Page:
Hurry Up And Wait In Louisville

It seems news may be brewing in Louisville; however, the key word there is “may.” According to the 3/26/12 edition of the Louisville Courier-Journal in an article by Elizabeth Kramer, the Louisville Orchestra (LO) board of directors have decided to send the musicians a new proposal. And with the one year waypoint for the LO operating in the dark rapidly approaching, this could be a significant development or the latest in a string of “hurry up and wait” developments.

Nonetheless, it only takes one “right” offer to get the ratification snowball rolling downhill. In Kramer’s article, she reports LO board president Chuck Maisch indicated that in addition to the new offer, the LO is continuing to hedge its bet by keeping the replacement musician option in motion. However, the reality of that option is slim given the amount of time and effort they’ve put into it for more than three months.

In short, if they had those cards to play, they likely would have done so by now.

What’s interesting in the latest development is Maisch reportedly saying “he believes a new contract can only be reached through binding arbitration.” At the same time, there’s no clear indication if Maisch or the LO board are willing to modify the terms contained in their February, 2012 arbitration offer which, in turn, was subsequently rejected by the musicians.

According to sources close to the situation, Louisville Orchestra Musicians Committee chair Kim Tichenor, attended the 3/26/2012 LO board meeting to deliver a statement to the full board; the beginning of which included the following passage.

We know that some of you have reached out with questions that need to be answered honestly. Some of you have been prevented from getting answers to your questions or talking to us, while others have been given answers that are faulty, misleading or simply untenable. As some of you and your business colleagues have begun to realize, our differences are not as great as the LOI leadership has led you to believe – especially now as these realizations, facts and truths are trickling out in many conversations and occasionally in the press.

Ultimately, time will tell whether or not these latest overtures will produce anything of substance.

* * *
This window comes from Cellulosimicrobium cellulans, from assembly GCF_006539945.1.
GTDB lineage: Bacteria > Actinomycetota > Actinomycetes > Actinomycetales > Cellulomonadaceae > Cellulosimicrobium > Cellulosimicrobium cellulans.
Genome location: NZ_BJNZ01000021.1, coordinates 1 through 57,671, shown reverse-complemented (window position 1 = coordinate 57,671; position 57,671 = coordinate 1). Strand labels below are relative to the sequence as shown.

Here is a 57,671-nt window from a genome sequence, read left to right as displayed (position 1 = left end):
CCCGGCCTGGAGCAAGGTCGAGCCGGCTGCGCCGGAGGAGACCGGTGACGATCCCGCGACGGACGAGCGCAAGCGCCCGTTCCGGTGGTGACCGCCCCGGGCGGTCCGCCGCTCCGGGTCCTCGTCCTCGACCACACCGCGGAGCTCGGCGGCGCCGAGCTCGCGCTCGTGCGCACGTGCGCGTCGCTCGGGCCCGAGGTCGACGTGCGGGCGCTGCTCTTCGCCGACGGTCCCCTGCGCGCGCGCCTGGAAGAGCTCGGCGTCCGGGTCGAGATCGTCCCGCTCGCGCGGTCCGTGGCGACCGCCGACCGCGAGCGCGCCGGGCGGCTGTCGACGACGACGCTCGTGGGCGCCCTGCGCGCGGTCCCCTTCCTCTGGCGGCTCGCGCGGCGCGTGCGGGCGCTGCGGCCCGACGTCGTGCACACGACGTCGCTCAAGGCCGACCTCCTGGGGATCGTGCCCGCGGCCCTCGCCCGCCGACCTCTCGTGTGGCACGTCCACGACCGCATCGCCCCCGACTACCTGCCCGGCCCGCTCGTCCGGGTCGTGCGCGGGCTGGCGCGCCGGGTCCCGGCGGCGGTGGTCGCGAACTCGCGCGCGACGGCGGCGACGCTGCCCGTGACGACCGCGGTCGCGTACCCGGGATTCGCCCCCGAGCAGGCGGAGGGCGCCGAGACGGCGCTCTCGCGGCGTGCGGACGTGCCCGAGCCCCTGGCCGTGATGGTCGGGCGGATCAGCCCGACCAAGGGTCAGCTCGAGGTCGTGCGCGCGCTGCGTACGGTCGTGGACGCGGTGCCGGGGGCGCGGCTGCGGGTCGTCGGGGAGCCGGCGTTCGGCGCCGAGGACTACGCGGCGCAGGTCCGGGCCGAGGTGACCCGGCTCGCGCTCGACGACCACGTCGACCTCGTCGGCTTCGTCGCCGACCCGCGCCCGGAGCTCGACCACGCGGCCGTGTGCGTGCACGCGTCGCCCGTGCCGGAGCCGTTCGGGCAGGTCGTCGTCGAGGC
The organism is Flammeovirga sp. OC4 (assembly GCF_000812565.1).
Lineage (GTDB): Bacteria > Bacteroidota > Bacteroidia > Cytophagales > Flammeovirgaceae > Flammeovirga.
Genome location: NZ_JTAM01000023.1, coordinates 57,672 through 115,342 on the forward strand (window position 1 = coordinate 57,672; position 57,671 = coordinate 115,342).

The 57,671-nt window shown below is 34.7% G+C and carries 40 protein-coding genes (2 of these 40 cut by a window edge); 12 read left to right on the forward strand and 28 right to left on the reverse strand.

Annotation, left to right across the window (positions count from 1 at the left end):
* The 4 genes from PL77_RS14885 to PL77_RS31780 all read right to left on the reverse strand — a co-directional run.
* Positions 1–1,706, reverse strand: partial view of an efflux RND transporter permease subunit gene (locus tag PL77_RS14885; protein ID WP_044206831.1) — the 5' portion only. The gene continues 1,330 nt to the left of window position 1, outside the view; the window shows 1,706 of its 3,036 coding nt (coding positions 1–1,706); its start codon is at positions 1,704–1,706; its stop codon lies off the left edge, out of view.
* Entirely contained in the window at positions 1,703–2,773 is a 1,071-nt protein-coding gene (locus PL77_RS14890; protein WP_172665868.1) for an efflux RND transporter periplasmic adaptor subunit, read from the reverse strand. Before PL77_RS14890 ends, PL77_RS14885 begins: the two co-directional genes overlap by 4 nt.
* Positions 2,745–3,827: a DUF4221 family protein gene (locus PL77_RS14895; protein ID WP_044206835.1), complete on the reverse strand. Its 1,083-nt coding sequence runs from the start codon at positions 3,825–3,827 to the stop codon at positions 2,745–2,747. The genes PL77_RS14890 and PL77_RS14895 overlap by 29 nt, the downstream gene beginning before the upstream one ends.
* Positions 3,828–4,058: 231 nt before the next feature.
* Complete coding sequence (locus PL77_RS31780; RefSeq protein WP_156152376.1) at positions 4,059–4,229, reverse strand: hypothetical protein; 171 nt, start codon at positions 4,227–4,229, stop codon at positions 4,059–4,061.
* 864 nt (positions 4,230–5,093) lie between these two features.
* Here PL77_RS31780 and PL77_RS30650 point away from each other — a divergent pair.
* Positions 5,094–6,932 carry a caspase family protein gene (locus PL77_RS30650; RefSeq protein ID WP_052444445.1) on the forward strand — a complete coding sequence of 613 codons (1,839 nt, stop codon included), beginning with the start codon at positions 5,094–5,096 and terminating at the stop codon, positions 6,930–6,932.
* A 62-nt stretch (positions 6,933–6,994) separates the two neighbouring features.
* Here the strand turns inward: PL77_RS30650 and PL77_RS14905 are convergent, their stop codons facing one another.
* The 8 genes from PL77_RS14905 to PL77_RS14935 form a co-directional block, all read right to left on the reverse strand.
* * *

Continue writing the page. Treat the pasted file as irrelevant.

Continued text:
About Drew McManus

"I hear that every time you show up to work with an orchestra, people get fired." Those were the first words out of an executive's mouth after her board chair introduced us. That executive is now a dear colleague and friend but the day that consulting contract began with her orchestra, she was convinced I was a hatchet-man brought in by the board to clean house.

I understand where the trepidation comes from as a great deal of my consulting and technology provider work for arts organizations involves due diligence, separating fact from fiction, interpreting spin, as well as performance review and oversight. So yes, sometimes that work results in one or two individuals "aggressively embracing career change" but far more often than not, it reinforces and clarifies exactly what works and why.

In short, it doesn't matter if you know where all the bodies are buried if you can't keep your own clients out of the ground, and I'm fortunate enough to say that for more than 15 years, I've done exactly that for groups of all budget size from Qatar to Kathmandu.

For fun, I write a daily blog about the orchestra business, provide a platform for arts insiders to speak their mind, keep track of what people in this business get paid, help write a satirical cartoon about orchestra life, hack the arts, and love a good coffee drink.

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0 thoughts on “Hurry Up And Wait In Louisville

  1. This “offer” sounds like a repackaging of a demand for binding arbitration previously rejected by the musicians as being too restrictive. I wonder of the LO Bd. really wants an orchestra rather than just to be “presenters.”

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